Pitiable or Political Animals?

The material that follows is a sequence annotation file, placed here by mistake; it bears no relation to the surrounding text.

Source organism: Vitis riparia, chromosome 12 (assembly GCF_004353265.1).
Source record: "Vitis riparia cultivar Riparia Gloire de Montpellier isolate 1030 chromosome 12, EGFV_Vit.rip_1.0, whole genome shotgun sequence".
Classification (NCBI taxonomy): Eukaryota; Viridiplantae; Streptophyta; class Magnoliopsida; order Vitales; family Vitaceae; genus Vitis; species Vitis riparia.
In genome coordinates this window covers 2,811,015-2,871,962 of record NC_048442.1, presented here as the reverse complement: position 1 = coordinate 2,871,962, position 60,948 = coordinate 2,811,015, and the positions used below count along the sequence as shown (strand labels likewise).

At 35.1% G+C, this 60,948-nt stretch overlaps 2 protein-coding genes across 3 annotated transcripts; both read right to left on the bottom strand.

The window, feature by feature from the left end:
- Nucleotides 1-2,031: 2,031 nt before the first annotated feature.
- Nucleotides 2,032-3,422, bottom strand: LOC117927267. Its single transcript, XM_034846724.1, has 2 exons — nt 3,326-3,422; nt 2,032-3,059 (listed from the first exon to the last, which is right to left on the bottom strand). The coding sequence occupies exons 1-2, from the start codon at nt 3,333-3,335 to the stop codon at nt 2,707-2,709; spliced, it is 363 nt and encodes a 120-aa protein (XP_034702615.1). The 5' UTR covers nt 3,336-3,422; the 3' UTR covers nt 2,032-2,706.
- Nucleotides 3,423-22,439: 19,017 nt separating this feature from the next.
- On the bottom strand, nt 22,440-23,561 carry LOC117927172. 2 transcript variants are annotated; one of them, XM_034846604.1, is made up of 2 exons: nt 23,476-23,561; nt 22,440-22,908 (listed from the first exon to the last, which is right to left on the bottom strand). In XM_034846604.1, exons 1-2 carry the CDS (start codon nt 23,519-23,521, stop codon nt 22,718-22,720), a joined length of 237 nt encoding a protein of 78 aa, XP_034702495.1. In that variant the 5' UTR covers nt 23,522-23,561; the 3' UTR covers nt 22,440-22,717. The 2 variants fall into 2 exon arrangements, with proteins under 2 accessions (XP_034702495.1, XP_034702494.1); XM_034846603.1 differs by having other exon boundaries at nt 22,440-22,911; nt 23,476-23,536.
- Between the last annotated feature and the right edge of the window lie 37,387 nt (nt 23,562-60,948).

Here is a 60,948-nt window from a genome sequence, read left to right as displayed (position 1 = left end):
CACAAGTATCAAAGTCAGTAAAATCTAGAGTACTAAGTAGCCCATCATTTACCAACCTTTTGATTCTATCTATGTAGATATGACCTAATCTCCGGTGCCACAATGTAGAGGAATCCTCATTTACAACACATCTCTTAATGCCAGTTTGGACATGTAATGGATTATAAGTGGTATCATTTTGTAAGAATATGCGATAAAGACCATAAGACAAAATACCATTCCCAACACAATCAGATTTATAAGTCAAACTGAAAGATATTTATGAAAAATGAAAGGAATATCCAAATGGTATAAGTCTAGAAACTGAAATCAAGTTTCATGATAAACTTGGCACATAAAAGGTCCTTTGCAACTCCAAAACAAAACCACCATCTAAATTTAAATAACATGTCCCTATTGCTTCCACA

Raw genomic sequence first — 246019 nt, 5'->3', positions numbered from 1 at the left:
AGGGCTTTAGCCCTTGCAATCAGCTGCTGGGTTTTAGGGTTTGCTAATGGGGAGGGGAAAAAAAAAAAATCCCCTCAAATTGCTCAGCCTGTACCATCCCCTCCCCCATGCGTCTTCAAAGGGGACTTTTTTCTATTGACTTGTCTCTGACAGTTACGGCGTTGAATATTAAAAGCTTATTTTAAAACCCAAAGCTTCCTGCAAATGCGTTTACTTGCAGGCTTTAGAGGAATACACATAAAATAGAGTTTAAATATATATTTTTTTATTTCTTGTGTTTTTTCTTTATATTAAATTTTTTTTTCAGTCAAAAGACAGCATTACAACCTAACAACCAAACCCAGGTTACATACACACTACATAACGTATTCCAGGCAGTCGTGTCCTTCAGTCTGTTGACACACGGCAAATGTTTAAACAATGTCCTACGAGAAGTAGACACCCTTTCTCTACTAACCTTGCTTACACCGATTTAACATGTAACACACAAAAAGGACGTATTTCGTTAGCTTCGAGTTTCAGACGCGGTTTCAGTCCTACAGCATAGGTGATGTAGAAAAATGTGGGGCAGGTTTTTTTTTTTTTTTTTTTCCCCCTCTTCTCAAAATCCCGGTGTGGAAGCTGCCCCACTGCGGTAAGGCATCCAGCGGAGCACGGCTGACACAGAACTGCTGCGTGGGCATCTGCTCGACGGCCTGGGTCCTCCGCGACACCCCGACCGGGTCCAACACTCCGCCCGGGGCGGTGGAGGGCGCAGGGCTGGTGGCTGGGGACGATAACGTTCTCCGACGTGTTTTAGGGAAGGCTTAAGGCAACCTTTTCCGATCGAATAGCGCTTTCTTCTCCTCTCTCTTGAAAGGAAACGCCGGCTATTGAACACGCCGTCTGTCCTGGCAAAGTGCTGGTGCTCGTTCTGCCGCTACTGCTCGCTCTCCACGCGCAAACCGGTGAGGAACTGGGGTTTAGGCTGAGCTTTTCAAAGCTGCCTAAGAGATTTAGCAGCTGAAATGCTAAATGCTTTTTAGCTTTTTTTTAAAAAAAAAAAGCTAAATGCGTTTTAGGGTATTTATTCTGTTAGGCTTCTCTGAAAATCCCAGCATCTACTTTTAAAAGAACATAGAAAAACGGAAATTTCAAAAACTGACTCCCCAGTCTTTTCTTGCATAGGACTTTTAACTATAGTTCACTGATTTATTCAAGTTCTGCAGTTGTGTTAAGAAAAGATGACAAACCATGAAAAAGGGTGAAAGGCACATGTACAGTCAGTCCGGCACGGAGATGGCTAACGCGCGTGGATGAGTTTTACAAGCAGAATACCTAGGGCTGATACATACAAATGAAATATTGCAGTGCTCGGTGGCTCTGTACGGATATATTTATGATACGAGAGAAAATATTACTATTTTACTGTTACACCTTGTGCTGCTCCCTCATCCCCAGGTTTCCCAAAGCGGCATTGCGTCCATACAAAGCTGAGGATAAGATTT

As first questions go, this one (actually posed by Jeremy Bentham) seems answered in advance, not only by the terminal emphasis with which Derrida stamps it, but by the felt preponderance today of a public pity for what is here posed only in the subjunctive. It is a pity about which a veritable war has been waged for two centuries at least, Derrida tells us; a pity whose fateful power it is, on the far side of modernity, to permit the two terms “animal” and “human” to enter once again into alignment. The war of which Derrida speaks was the protracted humanist effort, by way of innumerable atrocities and torture against other species, to enforce an absolute distinction between us and them, “the thesis of a limit as rupture or abyss” between two irreconcilable orders of biological substance, to disable and forestall any childish upsurge of emotion on behalf of life forms devoid of language and properly incapable of death and thus free to be experimented upon and industrially consumed without moral risk (398).

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